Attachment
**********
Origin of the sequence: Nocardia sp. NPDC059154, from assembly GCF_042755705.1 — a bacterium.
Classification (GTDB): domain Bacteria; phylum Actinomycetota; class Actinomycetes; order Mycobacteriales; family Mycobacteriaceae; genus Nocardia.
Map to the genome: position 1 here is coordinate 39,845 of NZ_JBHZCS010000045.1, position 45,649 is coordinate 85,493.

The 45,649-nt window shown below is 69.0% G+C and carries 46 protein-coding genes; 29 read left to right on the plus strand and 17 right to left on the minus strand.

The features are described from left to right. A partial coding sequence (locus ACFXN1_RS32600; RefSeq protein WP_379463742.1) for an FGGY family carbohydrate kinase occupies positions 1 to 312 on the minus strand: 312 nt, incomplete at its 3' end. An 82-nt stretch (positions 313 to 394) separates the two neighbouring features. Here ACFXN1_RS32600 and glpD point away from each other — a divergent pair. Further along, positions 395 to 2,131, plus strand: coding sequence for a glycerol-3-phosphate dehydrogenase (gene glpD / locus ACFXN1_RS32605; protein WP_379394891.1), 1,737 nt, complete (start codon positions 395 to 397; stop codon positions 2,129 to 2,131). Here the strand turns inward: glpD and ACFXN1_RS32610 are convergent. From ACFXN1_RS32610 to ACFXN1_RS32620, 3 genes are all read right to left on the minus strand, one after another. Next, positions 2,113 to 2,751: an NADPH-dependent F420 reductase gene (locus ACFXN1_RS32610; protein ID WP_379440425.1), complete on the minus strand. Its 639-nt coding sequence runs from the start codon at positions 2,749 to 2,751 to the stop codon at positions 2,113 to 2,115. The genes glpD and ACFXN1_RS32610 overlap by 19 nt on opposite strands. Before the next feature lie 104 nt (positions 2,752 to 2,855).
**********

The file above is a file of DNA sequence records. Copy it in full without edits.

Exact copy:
Origin of the sequence: Nocardia sp. NPDC059154, from assembly GCF_042755705.1 — a bacterium.
Classification (GTDB): domain Bacteria; phylum Actinomycetota; class Actinomycetes; order Mycobacteriales; family Mycobacteriaceae; genus Nocardia.
Map to the genome: position 1 here is coordinate 39,845 of NZ_JBHZCS010000045.1, position 45,649 is coordinate 85,493.

The 45,649-nt window shown below is 69.0% G+C and carries 46 protein-coding genes; 29 read left to right on the plus strand and 17 right to left on the minus strand.

The features are described from left to right. A partial coding sequence (locus ACFXN1_RS32600; RefSeq protein WP_379463742.1) for an FGGY family carbohydrate kinase occupies positions 1 to 312 on the minus strand: 312 nt, incomplete at its 3' end. An 82-nt stretch (positions 313 to 394) separates the two neighbouring features. Here ACFXN1_RS32600 and glpD point away from each other — a divergent pair. Further along, positions 395 to 2,131, plus strand: coding sequence for a glycerol-3-phosphate dehydrogenase (gene glpD / locus ACFXN1_RS32605; protein WP_379394891.1), 1,737 nt, complete (start codon positions 395 to 397; stop codon positions 2,129 to 2,131). Here the strand turns inward: glpD and ACFXN1_RS32610 are convergent. From ACFXN1_RS32610 to ACFXN1_RS32620, 3 genes are all read right to left on the minus strand, one after another. Next, positions 2,113 to 2,751: an NADPH-dependent F420 reductase gene (locus ACFXN1_RS32610; protein ID WP_379440425.1), complete on the minus strand. Its 639-nt coding sequence runs from the start codon at positions 2,749 to 2,751 to the stop codon at positions 2,113 to 2,115. The genes glpD and ACFXN1_RS32610 overlap by 19 nt on opposite strands. Before the next feature lie 104 nt (positions 2,752 to 2,855).